Jay’s eyebrows furrowed and he shut the tap and opened the door, and with a slight glare at his older brother, he closed the door behind him and sat on the bed. “I wasn’t sulking.”
Jude looked amused. “You know, your eyes twitch when you lie.” They did?
“How do you know all this stuff?” Jay asked him, covering his face with both of his hands.
“I’m your sophisticated, Caucasian brother. It’s what I do best,” he added with a tap on his shoulder and walked around his bed and threw his used clothes into the duffel bag. “We need to buy more supplies.”
Jay uncovered his face and stood up, grabbing his own bag and looked over the angel. She quickly looked away as if she never noticed him.
“Salt, bullets, and,” he laughed. “Condoms.”
He grimaced. “Do you have to be so graphic and disgusting?”
“Oh, don’t forgot the porn,” he added and let out a bark of laughter before he exited the motel room and unlocked the doors of the ’67 Mustang.
“Just as I said,” Jay called to his brother. “Disgusting.”
Jude pointed a finger at him, and then looked at the angel. “What do you think? Has he read porn ever in his life?”
Shannon shrugged casually. “I mean, isn’t that what most guys do?”
Jay raised a brow. “You think I’m just like any other guy?”
His older brother got into the vehicle and threw his bag into the back. “Seems the angel’s on my side, brother.”
“You’re such a jerk,” Jay grumbled and got into the passenger’s side and pressed the first button on the radio. His face alighted at the sound of Journey’s last played album—until Jude switched it to AC/DC’s Get it Hot. “Just as I said. A jerk.”
“Hey, driver picks the music,” Jude said to him. “And you can just shut your cakehole.”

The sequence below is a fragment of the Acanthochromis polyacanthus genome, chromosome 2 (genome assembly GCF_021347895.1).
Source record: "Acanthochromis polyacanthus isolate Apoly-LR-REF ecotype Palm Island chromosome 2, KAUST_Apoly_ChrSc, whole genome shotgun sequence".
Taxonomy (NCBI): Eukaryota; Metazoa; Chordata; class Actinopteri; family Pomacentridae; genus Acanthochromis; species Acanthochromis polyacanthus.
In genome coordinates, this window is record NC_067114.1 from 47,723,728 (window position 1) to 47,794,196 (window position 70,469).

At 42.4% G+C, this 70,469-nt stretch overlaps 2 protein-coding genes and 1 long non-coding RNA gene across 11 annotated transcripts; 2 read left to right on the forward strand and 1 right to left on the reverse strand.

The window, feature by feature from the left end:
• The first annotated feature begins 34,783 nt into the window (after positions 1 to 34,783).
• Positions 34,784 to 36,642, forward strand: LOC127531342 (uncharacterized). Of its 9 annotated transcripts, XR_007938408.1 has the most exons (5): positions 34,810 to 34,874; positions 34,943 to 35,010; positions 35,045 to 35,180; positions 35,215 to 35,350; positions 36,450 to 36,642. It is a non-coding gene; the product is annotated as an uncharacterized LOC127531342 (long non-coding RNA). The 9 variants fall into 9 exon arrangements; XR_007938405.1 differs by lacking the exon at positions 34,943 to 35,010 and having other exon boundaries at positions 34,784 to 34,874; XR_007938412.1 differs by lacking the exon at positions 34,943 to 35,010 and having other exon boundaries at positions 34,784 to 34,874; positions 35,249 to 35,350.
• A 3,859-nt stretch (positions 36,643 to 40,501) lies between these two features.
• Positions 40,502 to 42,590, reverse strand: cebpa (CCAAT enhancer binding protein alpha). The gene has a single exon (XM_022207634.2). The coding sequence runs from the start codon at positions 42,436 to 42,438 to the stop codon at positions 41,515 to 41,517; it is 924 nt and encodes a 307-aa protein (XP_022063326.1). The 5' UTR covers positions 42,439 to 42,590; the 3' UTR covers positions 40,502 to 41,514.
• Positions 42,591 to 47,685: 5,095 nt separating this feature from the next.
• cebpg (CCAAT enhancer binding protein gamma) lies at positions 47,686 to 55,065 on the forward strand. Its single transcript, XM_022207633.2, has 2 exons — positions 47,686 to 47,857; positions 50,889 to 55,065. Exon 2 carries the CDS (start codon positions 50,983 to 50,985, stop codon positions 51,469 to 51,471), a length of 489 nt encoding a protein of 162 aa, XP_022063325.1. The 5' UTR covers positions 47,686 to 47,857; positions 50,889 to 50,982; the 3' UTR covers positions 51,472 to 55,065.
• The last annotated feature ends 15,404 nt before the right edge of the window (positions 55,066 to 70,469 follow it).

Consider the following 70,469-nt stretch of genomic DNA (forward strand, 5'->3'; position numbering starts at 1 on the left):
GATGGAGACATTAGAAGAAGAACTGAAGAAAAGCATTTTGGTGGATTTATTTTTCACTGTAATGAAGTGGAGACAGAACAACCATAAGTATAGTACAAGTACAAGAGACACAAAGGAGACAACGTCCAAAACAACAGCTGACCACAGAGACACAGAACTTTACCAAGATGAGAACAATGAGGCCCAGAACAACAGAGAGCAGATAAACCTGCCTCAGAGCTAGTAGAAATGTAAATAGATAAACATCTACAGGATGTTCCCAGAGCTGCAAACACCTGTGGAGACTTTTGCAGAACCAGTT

Letting out an offended gasp, Jay looked out the window and crossed his arms like a stubborn little girl.
“It’s just music,” Shannon said to him. “It’s not the end of the world.”
“Since when were you on his side?” Jay asked her, and turning to face her, she looked… hurt, before the sound of wings filled his ears. Of course. A total surprise.
“Why’d you be so mean to her?” Jude inquired, turning to face him as he pulled out of the parking lot.
“She’s probably a century; she can learn to get over some attitude.”
Jude rolled his eyes. “You know, you have to get over her some day.” Sarah. “I know it hurts…” He stopped the car. “But acting like an asshole won’t help anyone—not even yourself.”
“You’re so very wise,” Jay mocked, and Jude’s eyes flared.
“I mean it, Jay,” he snapped. “You’re acting like that freaking chick in Mean Girls. Cute and cuddly on the outside, but you’re just as rotten as road kill on the inside.”
“Then what if I told you to get over mom and dad? How would you feel?” Jay challenged.
Jude flinched, and shaking his head, he replied, “That’s different.”
“Is it? We both loved them, they were out parents and close to us—“
“They were our parents. That’s my point! She was a girl you met, and you didn’t know if you’d spend the rest of your life with them. But family… that’s forever.”
Jay scoffed. “Family sure seems like forever.” They were both dead, and they sure as hell wouldn’t come back.
“What’s with the mood swings? One moment you’re happy, then the next—whatever happened when you guy’s left—you change into a complete mess. I want to help you, Jay.”
His eyes focused on the sky, and he watched as a crow flew above the vehicle. “You can’t help me,” was all he said.